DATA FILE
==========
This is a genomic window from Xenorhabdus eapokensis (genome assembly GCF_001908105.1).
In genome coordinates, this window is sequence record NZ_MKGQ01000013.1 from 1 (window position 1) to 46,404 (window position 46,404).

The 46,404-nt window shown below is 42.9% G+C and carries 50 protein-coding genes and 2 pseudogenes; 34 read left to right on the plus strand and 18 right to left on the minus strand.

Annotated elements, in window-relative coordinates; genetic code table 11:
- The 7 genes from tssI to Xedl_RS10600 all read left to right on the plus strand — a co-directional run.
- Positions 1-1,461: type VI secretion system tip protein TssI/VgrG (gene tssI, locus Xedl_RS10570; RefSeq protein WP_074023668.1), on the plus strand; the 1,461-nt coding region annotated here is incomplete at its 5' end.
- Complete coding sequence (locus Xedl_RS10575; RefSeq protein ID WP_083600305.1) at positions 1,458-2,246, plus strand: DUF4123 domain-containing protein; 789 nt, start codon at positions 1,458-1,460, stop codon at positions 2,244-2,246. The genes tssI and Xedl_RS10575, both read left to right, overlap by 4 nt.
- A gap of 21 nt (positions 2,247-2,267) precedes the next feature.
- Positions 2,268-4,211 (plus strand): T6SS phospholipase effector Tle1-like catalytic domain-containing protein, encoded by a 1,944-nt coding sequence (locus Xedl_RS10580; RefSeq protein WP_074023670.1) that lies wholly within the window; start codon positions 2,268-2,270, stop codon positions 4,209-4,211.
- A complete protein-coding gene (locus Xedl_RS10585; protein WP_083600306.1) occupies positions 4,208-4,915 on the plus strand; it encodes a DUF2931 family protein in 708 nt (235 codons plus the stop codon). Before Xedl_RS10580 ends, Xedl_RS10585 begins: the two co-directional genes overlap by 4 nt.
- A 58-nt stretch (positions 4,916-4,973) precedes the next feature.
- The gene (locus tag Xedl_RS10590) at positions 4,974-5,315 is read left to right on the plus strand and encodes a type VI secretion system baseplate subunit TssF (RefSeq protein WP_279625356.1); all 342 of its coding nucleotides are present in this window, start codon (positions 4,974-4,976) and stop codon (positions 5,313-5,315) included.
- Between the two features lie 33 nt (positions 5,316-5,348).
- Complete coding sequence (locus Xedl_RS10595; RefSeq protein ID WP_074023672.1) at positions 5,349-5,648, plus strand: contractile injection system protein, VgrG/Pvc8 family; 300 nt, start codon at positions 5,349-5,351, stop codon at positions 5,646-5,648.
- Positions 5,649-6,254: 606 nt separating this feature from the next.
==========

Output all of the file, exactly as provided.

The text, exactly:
This is a genomic window from Xenorhabdus eapokensis (genome assembly GCF_001908105.1).
In genome coordinates, this window is sequence record NZ_MKGQ01000013.1 from 1 (window position 1) to 46,404 (window position 46,404).

The 46,404-nt window shown below is 42.9% G+C and carries 50 protein-coding genes and 2 pseudogenes; 34 read left to right on the plus strand and 18 right to left on the minus strand.

Annotated elements, in window-relative coordinates; genetic code table 11:
- The 7 genes from tssI to Xedl_RS10600 all read left to right on the plus strand — a co-directional run.
- Positions 1-1,461: type VI secretion system tip protein TssI/VgrG (gene tssI, locus Xedl_RS10570; RefSeq protein WP_074023668.1), on the plus strand; the 1,461-nt coding region annotated here is incomplete at its 5' end.
- Complete coding sequence (locus Xedl_RS10575; RefSeq protein ID WP_083600305.1) at positions 1,458-2,246, plus strand: DUF4123 domain-containing protein; 789 nt, start codon at positions 1,458-1,460, stop codon at positions 2,244-2,246. The genes tssI and Xedl_RS10575, both read left to right, overlap by 4 nt.
- A gap of 21 nt (positions 2,247-2,267) precedes the next feature.
- Positions 2,268-4,211 (plus strand): T6SS phospholipase effector Tle1-like catalytic domain-containing protein, encoded by a 1,944-nt coding sequence (locus Xedl_RS10580; RefSeq protein WP_074023670.1) that lies wholly within the window; start codon positions 2,268-2,270, stop codon positions 4,209-4,211.
- A complete protein-coding gene (locus Xedl_RS10585; protein WP_083600306.1) occupies positions 4,208-4,915 on the plus strand; it encodes a DUF2931 family protein in 708 nt (235 codons plus the stop codon). Before Xedl_RS10580 ends, Xedl_RS10585 begins: the two co-directional genes overlap by 4 nt.
- A 58-nt stretch (positions 4,916-4,973) precedes the next feature.
- The gene (locus tag Xedl_RS10590) at positions 4,974-5,315 is read left to right on the plus strand and encodes a type VI secretion system baseplate subunit TssF (RefSeq protein WP_279625356.1); all 342 of its coding nucleotides are present in this window, start codon (positions 4,974-4,976) and stop codon (positions 5,313-5,315) included.
- Between the two features lie 33 nt (positions 5,316-5,348).
- Complete coding sequence (locus Xedl_RS10595; RefSeq protein ID WP_074023672.1) at positions 5,349-5,648, plus strand: contractile injection system protein, VgrG/Pvc8 family; 300 nt, start codon at positions 5,349-5,351, stop codon at positions 5,646-5,648.
- Positions 5,649-6,254: 606 nt separating this feature from the next.